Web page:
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Olle Lindholm

Guppy fish and Greenland sharks

published5 months ago
2 min read

Spare a thought for the poor guppy fish, who lives a miserable existence.

Birds eat guppies. Small fish eat guppies. Big fish eat guppies. It’s everyone’s favourite lunch.

How does a species under so much threat avoid extinction?

In short, guppies get busy as soon as they’re born. They can reproduce at seven weeks old, and deliver new offspring every 30 days. By the time the six-month old guppy is eaten by a bird, it might be a great-great grandmother. The family lives on.

But this evolutionary trick has a nasty flip side. Knowing how much danger they’re in, guppies expand almost all their energy on reproducing from the moment they’re born. That leaves little energy to care for themselves.

Now compare the guppy with the Greenland shark, whose life is a mirror image.

The Greenland shark has no natural predator. It rules its habitat like a dictator.

With few threats, it takes its sweet time becoming an adult. It’s one of the slowest-growing creatures we’ve discovered, reaching sexual maturity at - and this isn’t a typo - 150 years old.

In the meantime, it spends more than a century devoting its energy to building itself a perfect body. Slow and methodical, with all of its resources going to cell repair and maintenance, it becomes virtually immune to cancer and infectious disease. As best we can tell a Greenland shark can live for 500 years, maybe more.

The point is that nature is very good at assessing future risk and uncertainty and allocating resources accordingly.

It takes a realistic look at the future and says: “There are so many risks lurking here. Don’t even bother trying to plan for the future.” For others, it says: “Your future is clear and foreseeable - predict away with confidence.”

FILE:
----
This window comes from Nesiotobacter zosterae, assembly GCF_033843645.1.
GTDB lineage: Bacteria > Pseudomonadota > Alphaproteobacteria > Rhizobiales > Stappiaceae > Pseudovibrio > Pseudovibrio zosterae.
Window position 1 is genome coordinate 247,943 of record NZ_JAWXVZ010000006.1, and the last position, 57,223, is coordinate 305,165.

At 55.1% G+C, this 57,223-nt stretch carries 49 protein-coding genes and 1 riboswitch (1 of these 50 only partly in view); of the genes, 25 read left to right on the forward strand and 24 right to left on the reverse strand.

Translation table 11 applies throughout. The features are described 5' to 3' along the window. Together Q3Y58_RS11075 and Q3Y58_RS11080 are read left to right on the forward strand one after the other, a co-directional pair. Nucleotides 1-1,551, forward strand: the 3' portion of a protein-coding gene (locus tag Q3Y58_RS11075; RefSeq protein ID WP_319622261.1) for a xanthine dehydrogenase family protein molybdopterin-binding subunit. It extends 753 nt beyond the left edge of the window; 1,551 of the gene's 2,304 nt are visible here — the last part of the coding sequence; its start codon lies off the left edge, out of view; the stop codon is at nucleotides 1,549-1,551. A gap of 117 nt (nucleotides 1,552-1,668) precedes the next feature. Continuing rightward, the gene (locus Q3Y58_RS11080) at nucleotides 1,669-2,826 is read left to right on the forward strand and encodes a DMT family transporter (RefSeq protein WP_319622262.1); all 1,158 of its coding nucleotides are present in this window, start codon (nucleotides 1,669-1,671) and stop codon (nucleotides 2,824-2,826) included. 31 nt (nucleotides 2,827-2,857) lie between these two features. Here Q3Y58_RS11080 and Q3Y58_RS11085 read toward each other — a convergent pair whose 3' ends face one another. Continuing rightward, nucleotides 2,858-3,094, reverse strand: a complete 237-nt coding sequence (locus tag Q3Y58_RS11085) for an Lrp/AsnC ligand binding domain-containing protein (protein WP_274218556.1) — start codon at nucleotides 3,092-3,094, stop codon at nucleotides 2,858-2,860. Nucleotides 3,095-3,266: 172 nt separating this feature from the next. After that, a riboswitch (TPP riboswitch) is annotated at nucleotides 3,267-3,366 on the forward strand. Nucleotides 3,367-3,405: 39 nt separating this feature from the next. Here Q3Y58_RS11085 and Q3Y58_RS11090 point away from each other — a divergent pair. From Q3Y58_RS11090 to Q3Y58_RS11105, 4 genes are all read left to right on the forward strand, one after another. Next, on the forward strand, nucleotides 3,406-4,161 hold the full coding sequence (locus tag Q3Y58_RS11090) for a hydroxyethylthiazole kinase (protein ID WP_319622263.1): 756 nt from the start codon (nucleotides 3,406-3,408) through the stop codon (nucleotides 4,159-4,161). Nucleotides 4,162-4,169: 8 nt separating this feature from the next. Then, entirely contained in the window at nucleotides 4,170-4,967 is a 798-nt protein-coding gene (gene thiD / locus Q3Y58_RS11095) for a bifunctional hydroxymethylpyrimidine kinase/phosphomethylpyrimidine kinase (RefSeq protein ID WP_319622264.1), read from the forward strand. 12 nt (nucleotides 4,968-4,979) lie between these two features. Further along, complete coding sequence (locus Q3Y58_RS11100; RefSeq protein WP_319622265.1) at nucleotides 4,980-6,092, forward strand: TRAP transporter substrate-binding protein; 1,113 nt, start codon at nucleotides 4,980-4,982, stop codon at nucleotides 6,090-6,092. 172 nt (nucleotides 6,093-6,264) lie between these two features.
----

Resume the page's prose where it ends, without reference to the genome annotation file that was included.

Fish are masters at this balance.

Birds are masters at this balance.

Insects are masters at this balance.

Humans? Different story.

Sometimes we pretend we’re Greenland sharks, unburdened by threats and able to devote all our resources to a predictable future.

But we’re closer to guppies, constantly facing risks from every direction.

When you see how much effort and energy are devoted to forecasting the next year or two, then compare it to the constant level of threat and surprise we face, it’s astonishing. Mother nature would shake her head.

Investing in your long-term future is of course great, because the odds that you’ll be around and everyone else will become more productive are pretty good.

But trying to predict the exact path we’ll take to get there can be such a waste of resources. When you keep your forecasting simple, you free up time to invest elsewhere.

I like studying human behaviours that never change, and I would never have the time to do that if I spent my day predicting what the world will do next quarter.

It’s less about admitting that we can’t forecast, and more about acknowledging that if your forecast is merely “good enough”, you can invest your time and resources more efficiently elsewhere.

Nature has been honing this truth for hundreds of millions of years - perhaps we should pay attention.

Outro

Last week has been hectic for me as I went back to my everyday routines. I’ve started to feel more like a guppy fish who has to chase deadlines and just “get things done”.

But I’m learning a ton for the long-term. Right now, I’m deep-diving into psychometrics, which is the study of tests. We’re learning how to measure psychological constructs - whether it’s anxiety, depression, stress or self-esteem and life satisfaction, or any other phenomena.

Next week, I’ll research resilience. I can’t wait to share more about this fascinating topic as I learn more about it. (Are some people more like “Greenland sharks”?)

What’s going on in your world? Is your life also back to routine? If so, how are you coping with it?

Have a great week!

Cheers,
Olle